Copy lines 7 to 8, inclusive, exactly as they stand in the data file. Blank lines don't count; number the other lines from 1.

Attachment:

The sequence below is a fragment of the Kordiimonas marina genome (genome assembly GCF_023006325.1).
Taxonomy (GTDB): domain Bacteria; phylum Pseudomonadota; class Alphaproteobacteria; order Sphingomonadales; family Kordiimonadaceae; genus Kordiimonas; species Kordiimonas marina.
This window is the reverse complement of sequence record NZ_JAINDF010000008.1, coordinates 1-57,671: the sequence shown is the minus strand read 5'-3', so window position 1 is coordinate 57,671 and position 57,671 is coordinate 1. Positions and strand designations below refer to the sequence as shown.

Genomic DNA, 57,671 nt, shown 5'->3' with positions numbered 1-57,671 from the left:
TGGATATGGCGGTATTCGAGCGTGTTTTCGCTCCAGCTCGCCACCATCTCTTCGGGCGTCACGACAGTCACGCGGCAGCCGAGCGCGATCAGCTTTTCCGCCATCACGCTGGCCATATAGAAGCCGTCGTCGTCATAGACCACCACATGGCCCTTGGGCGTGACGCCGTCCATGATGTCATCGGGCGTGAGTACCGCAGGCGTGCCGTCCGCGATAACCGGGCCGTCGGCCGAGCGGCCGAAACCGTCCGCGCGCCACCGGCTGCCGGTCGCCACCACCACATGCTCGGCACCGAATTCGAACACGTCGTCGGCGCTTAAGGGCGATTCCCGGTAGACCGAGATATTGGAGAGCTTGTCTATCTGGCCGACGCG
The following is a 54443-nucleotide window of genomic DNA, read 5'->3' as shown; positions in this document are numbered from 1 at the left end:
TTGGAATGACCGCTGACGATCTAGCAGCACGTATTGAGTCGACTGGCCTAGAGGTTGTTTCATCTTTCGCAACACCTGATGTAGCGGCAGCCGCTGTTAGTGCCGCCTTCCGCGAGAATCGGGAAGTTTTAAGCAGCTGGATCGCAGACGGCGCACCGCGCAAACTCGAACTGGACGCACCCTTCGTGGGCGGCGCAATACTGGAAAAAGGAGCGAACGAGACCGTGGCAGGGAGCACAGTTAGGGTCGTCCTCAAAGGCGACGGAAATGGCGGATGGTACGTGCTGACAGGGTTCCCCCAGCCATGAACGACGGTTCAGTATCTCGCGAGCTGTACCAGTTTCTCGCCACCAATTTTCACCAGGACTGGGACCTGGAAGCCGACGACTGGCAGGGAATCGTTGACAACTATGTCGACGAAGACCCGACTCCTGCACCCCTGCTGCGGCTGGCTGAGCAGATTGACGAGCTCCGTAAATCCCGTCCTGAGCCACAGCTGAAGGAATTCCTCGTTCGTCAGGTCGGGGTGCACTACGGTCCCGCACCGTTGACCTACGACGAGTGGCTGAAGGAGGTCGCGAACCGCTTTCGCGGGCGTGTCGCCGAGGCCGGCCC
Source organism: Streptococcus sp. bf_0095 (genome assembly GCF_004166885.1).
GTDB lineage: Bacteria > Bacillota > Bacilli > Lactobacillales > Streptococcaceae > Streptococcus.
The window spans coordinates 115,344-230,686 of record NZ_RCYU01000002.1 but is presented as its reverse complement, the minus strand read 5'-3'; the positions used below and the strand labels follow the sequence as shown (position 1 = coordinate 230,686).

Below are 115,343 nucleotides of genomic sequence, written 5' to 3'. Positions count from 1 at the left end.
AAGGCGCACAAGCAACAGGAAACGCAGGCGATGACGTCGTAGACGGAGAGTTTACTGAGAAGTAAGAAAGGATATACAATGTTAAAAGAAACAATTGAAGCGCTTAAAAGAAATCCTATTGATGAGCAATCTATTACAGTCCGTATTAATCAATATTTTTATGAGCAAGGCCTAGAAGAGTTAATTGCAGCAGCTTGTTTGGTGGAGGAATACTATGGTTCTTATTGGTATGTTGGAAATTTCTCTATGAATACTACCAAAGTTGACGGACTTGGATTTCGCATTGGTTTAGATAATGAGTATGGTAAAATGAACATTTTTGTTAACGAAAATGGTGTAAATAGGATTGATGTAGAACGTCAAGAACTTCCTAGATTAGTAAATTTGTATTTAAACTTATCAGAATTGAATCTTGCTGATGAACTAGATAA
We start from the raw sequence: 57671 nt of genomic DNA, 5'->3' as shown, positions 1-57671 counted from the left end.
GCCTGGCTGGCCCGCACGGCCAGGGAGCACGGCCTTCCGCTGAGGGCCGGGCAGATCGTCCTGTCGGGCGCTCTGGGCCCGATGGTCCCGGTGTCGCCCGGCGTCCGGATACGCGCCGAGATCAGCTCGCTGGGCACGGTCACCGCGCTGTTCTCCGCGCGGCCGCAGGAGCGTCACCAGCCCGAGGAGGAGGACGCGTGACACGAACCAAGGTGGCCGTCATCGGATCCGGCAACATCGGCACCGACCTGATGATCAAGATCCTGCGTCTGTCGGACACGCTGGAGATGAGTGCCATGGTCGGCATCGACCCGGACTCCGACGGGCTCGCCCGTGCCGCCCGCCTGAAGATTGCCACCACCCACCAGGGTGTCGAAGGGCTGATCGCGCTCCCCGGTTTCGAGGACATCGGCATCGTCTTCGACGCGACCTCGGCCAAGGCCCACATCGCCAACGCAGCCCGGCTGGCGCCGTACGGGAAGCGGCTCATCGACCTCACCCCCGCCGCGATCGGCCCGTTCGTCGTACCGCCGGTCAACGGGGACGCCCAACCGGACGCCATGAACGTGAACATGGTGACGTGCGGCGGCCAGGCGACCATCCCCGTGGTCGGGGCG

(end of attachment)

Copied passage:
TTGGAATGACCGCTGACGATCTAGCAGCACGTATTGAGTCGACTGGCCTAGAGGTTGTTTCATCTTTCGCAACACCTGATGTAGCGGCAGCCGCTGTTAGTGCCGCCTTCCGCGAGAATCGGGAAGTTTTAAGCAGCTGGATCGCAGACGGCGCACCGCGCAAACTCGAACTGGACGCACCCTTCGTGGGCGGCGCAATACTGGAAAAAGGAGCGAACGAGACCGTGGCAGGGAGCACAGTTAGGGTCGTCCTCAAAGGCGACGGAAATGGCGGATGGTACGTGCTGACAGGGTTCCCCCAGCCATGAACGACGGTTCAGTATCTCGCGAGCTGTACCAGTTTCTCGCCACCAATTTTCACCAGGACTGGGACCTGGAAGCCGACGACTGGCAGGGAATCGTTGACAACTATGTCGACGAAGACCCGACTCCTGCACCCCTGCTGCGGCTGGCTGAGCAGATTGACGAGCTCCGTAAATCCCGTCCTGAGCCACAGCTGAAGGAATTCCTCGTTCGTCAGGTCGGGGTGCACTACGGTCCCGCACCGTTGACCTACGACGAGTGGCTGAAGGAGGTCGCGAACCGCTTTCGCGGGCGTGTCGCCGAGGCCGGCCC
Source organism: Streptococcus sp. bf_0095 (genome assembly GCF_004166885.1).